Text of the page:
This photo provided by the Calabasas Courier, a student publication of Calabasas, Calif., High School, shows teacher Brian Ludmer in Sept. 2012. Ludmer, 29, was the lone civilian wounded by gunfire in the shooting rampage at Los Angeles International Airport Friday, Nov. 1, 2013. Ludmer remained in fair condition at Ronald Regan UCLA Medical Center with a gunshot wound to the leg. Two other people suffered injuries trying to evade the gunman, but weren't shot. (AP Photo/Calabasas Courier)

This photo provided by the Calabasas Courier, a student publication of Calabasas, Calif., High School, shows teacher Brian Ludmer in Sept. 2012. Ludmer, 29, was the lone civilian wounded by gunfire in the shooting rampage at Los Angeles International Airport Friday, Nov. 1, 2013. Ludmer remained in fair condition at Ronald Regan UCLA Medical Center with a gunshot wound to the leg. Two other people suffered injuries trying to evade the gunman, but weren't shot. (AP Photo/Calabasas Courier)

This photo provided by the Calabasas Courier, a student publication of Calabasas, Calif., High School, shows teacher Brian Ludmer in Sept. 2012. Ludmer, 29, was the lone civilian wounded by gunfire in the shooting rampage at Los Angeles International Airport Friday, Nov. 1, 2013. Ludmer remained in fair condition at Ronald Regan UCLA Medical Center with a gunshot wound to the leg. Two other people suffered injuries trying to evade the gunman, but weren't shot. (AP Photo/Calabasas Courier)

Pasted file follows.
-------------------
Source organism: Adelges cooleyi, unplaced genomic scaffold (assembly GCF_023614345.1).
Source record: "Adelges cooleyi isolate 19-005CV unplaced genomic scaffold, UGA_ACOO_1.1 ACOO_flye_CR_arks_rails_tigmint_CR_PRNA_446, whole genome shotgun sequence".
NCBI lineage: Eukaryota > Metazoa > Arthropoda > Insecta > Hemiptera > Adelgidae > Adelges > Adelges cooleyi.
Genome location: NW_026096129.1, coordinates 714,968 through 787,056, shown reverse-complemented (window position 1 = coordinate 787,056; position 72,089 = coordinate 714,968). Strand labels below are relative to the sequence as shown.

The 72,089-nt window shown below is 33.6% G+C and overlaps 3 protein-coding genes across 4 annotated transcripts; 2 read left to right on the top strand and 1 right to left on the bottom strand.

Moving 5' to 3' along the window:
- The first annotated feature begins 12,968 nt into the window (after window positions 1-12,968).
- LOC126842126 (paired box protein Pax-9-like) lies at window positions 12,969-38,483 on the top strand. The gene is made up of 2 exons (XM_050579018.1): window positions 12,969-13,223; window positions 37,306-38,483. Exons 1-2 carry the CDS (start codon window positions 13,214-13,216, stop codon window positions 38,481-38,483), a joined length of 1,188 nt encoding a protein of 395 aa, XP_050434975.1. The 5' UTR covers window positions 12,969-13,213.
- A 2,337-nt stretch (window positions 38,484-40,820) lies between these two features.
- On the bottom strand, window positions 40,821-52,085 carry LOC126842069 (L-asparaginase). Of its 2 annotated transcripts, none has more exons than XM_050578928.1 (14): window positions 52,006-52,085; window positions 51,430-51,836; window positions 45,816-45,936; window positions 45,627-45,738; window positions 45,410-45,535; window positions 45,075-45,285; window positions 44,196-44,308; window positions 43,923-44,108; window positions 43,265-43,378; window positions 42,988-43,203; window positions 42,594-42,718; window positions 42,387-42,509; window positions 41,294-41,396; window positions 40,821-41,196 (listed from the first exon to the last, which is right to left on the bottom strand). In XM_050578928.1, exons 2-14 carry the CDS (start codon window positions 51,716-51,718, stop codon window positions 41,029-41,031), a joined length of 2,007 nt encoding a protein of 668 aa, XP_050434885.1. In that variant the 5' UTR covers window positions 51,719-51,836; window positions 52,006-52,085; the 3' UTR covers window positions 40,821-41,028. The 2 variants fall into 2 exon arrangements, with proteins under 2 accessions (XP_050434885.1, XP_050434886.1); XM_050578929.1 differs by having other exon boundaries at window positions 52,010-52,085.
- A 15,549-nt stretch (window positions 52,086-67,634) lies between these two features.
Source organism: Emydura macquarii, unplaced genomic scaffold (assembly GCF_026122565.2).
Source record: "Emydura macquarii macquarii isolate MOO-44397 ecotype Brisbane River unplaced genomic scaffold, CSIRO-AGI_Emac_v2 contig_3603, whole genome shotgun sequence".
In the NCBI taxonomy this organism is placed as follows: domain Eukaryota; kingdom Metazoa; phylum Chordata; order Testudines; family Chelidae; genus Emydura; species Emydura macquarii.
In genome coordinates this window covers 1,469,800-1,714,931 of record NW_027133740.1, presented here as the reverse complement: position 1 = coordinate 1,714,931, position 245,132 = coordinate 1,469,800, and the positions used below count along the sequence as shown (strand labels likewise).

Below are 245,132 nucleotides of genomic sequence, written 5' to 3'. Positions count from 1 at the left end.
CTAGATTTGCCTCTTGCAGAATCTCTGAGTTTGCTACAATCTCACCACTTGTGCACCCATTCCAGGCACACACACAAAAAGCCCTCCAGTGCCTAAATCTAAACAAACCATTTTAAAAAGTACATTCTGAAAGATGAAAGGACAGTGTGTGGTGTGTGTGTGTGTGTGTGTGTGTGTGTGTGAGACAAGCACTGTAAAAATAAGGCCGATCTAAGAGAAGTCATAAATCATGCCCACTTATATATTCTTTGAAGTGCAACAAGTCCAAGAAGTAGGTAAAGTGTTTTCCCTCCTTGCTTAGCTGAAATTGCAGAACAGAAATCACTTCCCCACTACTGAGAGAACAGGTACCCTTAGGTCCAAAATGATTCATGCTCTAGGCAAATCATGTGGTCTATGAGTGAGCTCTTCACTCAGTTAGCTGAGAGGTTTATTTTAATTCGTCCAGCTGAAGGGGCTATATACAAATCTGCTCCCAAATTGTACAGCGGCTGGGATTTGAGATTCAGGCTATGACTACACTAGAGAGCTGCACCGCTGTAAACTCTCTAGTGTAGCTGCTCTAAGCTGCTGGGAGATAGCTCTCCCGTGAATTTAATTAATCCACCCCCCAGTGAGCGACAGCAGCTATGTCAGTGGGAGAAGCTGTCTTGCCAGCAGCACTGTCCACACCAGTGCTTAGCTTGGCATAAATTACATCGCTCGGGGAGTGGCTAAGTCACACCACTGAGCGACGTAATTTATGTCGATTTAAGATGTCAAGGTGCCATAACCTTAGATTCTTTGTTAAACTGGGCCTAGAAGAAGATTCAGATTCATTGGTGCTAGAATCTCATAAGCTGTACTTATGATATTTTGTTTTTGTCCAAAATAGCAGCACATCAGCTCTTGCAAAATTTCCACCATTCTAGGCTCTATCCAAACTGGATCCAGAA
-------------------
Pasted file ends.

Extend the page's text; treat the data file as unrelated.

This photo provided by the Calabasas Courier, a student publication of Calabasas, Calif., High School, shows teacher Brian Ludmer in Sept. 2012. Ludmer, 29, was the lone civilian wounded by gunfire in the shooting rampage at Los Angeles International Airport Friday, Nov. 1, 2013. Ludmer remained in fair condition at Ronald Regan UCLA Medical Center with a gunshot wound to the leg. Two other people suffered injuries trying to evade the gunman, but weren't shot. (AP Photo/Calabasas Courier)

Transportation Security Administration officer Alexa Mendoza lights a candle at a memorial to TSA officers killed and wounded at Terminal 3 at Los Angeles International Airport Monday, Nov 4, 2013. TSA Officer Gerardo I. Hernandez was killed and two officers and one civilian wounded in the shooting at Terminal 3 Friday, Nov. 1. Operations at the airport were back to normal Monday, the first business day since the attack. (AP Photo/Nick Ut)

This photo provided by the Calabasas Courier, a student publication of Calabasas, Calif., High School, shows teacher Brian Ludmer in Sept. 2012. Ludmer, 29, was the lone civilian wounded by gunfire in the shooting rampage at Los Angeles International Airport Friday, Nov. 1, 2013. Ludmer remained in fair condition at Ronald Regan UCLA Medical Center with a gunshot wound to the leg. Two other people suffered injuries trying to evade the gunman, but weren't shot. (AP Photo/Calabasas Courier)